Support and Healing

June 3, 2020

A Message from ARC President Thomas Greene

I wanted to follow-up on the May 31 message by Chancellor King and our four college presidents by sharing with you that I’m heartbroken and overwhelmed with the still growing list of Black people killed in this country and subsequent violence against those calling for justice. 

George Floyd, Breonna Taylor, Tony McDade and Ahmaud Arbery—each of these human lives lost represent just a few of the growing number of stories of those who have been killed for being Black.  Not to mention the countless other overt and covert discriminations that Black people navigate every day of their lives. 

The context of these senseless killings occurring during a global pandemic that is disproportionately impacting Black, indigenous, Pacific Islander, and other marginalized communities is not lost on me. While we grieve over 100,000 people lost, those we may still lose, changed relationships, missed opportunities, and a “new normal”, this pandemic has thrown in stark relief the multiple ways in which our society is inequitable and those communities most impacted are those who are already vulnerable. This reality is being felt by members of the Black community in massive loss of life as well as economic devastation. 

We unequivocally condemn racism and Anti-Blackness. There are no statements of acceptance, tolerance, diversity, equity and inclusion that any campus administrator can write that will meaningfully address and deconstruct the system of white supremacy that is the bedrock of our country. 

In these unprecedented times of national crisis, it is my hope we can concentrate our collective anguish and outrage on confronting and finding solutions to these structural and systemic inequities impacting our students and employees. This begins with reaffirming our shared vision to the success of our students and our commitment to social justice and equity.  It requires all of us to accelerate the full implementation of our Institutional Equity Plan and the recently adopted recommendations from our project teams focused on improving the success of our Black, Latinx and Native American students. I have asked the leaders of these project teams to come together this week to seek their counsel for ways we can support our community and accelerate these recommendations.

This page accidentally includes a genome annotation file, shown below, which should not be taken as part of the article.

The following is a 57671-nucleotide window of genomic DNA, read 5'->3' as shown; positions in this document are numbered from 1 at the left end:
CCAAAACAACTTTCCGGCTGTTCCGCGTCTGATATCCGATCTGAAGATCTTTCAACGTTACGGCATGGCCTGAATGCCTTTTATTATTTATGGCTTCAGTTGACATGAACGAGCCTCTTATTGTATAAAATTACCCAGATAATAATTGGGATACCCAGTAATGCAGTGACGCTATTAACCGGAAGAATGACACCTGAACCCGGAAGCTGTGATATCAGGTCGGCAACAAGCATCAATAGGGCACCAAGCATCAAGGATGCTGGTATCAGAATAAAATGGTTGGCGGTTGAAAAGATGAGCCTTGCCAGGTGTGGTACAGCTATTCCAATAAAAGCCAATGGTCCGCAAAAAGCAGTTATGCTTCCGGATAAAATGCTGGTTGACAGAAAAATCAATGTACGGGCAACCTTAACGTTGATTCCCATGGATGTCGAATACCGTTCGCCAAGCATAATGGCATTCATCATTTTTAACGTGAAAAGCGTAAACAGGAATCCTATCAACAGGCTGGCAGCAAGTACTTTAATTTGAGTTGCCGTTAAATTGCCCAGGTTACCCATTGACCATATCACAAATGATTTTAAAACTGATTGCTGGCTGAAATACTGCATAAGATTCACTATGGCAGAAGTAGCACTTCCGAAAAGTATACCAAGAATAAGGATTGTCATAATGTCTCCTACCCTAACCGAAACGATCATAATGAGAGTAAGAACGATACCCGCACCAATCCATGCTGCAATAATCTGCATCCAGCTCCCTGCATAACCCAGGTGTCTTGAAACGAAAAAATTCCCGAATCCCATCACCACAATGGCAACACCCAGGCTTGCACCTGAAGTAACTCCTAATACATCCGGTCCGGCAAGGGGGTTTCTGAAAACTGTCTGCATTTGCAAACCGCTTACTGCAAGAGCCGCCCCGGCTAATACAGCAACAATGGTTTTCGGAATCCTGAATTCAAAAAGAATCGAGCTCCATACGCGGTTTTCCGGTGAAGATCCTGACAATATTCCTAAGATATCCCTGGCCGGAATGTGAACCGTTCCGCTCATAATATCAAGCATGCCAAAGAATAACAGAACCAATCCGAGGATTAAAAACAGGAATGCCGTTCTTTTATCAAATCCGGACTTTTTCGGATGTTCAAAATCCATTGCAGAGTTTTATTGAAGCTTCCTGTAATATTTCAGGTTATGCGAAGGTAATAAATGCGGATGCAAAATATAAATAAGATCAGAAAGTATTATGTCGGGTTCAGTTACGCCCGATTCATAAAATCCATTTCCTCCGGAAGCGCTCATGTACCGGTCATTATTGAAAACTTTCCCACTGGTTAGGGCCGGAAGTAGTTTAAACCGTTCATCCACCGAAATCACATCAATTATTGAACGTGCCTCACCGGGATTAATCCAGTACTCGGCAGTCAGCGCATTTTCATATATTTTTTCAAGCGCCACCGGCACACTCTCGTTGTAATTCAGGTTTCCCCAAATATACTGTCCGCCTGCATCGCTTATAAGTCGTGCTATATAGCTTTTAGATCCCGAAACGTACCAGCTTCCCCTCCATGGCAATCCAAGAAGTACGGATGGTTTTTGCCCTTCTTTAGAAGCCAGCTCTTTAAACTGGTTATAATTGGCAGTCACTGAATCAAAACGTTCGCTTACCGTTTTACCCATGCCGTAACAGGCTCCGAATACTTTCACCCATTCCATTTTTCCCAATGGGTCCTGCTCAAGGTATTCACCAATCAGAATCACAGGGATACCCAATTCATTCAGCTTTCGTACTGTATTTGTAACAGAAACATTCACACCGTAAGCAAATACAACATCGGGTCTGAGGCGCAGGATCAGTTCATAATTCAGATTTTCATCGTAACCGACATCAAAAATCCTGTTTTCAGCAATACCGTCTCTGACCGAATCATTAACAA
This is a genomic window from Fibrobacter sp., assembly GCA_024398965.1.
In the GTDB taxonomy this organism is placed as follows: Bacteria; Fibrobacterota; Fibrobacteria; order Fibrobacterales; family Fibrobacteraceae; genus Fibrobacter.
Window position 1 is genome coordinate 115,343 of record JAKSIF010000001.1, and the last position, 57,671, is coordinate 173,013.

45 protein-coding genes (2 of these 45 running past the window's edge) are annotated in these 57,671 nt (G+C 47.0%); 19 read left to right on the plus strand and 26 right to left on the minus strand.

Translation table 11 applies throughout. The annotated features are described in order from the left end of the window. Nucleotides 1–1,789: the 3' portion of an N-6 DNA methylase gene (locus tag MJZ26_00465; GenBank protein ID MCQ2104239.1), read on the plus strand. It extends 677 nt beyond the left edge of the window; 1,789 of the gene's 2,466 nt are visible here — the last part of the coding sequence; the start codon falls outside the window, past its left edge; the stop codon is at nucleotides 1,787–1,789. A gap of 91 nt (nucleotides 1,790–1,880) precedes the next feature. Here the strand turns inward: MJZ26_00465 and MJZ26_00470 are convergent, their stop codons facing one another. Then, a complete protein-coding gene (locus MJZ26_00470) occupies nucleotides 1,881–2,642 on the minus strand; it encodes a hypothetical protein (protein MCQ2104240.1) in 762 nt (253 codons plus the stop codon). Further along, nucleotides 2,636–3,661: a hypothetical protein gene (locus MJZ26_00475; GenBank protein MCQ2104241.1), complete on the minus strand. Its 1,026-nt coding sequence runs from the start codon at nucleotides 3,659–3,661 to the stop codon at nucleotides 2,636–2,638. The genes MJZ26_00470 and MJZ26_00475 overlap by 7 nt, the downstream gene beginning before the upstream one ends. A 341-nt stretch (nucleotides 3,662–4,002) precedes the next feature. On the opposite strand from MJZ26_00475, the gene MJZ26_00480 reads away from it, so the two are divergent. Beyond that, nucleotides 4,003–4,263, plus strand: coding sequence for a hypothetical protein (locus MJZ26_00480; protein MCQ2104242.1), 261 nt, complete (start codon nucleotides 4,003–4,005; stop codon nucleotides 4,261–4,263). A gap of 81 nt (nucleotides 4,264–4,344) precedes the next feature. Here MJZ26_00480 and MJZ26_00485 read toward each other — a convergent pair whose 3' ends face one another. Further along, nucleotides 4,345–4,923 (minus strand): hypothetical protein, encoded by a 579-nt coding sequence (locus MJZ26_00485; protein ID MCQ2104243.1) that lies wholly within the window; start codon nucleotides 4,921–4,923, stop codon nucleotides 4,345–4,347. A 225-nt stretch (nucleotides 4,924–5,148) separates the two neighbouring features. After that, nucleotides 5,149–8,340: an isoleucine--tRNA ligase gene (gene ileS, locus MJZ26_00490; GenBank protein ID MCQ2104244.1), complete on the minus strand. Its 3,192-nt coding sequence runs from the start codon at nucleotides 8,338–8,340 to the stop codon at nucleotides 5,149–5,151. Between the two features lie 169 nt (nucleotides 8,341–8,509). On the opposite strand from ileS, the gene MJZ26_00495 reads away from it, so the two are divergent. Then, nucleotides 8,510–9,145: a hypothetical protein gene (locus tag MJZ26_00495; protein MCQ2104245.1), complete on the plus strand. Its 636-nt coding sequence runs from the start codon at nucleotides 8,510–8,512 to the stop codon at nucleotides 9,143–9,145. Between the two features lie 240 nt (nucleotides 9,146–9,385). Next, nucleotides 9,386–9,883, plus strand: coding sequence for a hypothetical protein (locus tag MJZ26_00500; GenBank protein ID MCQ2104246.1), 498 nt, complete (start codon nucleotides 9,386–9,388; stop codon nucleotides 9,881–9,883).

We are also holding spaces beginning this week for connection and support. The Office of Equity and Inclusion and other campus partners will be providingdistinct support spaces to ensure that our student and employee communities feel fully able to participate and seek healing from racial traumas.  

In addition to these sessions, the Health and Wellness Center will have Drs. Tiffany Mimms and Chase Moore (professional psychologists) available throughout the week to students seeking virtual 1:1 support regarding racial trauma. Please contact healthcenter@arc.losrios.eduThe Counseling Center will also provide virtual/online options for students seeking support. 

Lastly, if any ARC employee is in need of support, assistance is available through the Employee Assistance Program (EAP). EAP offers assessment, short-term counseling and referrals to support faculty and staff free of charge.

A message from Nick Daily, Interim Dean, Office of Equity and Inclusion

President Greene expanded on Chancellor King’s comments related to current events following the killing of George Floyd and the multitudes of other lives lost that Black historians have been documenting since Ida B. Wells and prior. The Office of Equity and Inclusion is committed to centering the humanity and dignity of all people while challenging power, privilege, and oppression. This commitment necessitates that speak out when we witness injustices that exacerbate the ever present threat to life and also that we bring the community together in an effort to center ourselves and our healing when we are dehumanized and become desensitized to the traumas we encounter in person, in the media, and online.